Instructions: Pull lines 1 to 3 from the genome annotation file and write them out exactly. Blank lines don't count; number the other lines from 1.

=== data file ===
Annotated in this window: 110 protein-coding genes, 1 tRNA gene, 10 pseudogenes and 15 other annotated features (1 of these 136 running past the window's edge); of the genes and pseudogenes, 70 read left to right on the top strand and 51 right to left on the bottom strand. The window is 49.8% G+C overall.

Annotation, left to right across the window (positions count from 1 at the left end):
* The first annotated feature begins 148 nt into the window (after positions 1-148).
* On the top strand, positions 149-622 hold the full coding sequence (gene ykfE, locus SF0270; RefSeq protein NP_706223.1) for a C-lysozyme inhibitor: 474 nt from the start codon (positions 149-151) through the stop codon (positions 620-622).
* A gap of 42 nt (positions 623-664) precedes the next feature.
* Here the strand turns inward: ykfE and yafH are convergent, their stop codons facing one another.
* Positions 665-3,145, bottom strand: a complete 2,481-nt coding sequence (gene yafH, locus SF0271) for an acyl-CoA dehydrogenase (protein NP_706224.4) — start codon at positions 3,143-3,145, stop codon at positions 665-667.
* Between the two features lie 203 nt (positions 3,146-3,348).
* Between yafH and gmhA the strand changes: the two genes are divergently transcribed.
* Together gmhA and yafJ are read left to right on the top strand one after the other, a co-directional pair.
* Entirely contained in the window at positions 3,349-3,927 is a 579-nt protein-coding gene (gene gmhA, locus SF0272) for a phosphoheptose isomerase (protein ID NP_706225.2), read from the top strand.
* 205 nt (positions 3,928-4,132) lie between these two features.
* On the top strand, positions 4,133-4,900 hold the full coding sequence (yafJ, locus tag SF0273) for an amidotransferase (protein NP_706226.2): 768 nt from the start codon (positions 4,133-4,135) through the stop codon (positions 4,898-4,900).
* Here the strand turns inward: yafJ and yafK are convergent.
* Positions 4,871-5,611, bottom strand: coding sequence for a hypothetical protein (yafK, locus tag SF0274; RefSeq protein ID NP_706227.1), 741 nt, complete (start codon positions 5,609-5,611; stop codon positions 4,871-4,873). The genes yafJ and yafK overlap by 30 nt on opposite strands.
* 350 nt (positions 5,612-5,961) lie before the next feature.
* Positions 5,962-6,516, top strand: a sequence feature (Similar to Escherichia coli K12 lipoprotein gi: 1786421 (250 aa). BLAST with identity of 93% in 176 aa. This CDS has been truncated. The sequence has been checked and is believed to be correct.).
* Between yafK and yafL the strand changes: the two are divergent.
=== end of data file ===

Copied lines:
Annotated in this window: 110 protein-coding genes, 1 tRNA gene, 10 pseudogenes and 15 other annotated features (1 of these 136 running past the window's edge); of the genes and pseudogenes, 70 read left to right on the top strand and 51 right to left on the bottom strand. The window is 49.8% G+C overall.

Annotation, left to right across the window (positions count from 1 at the left end):
* The first annotated feature begins 148 nt into the window (after positions 1-148).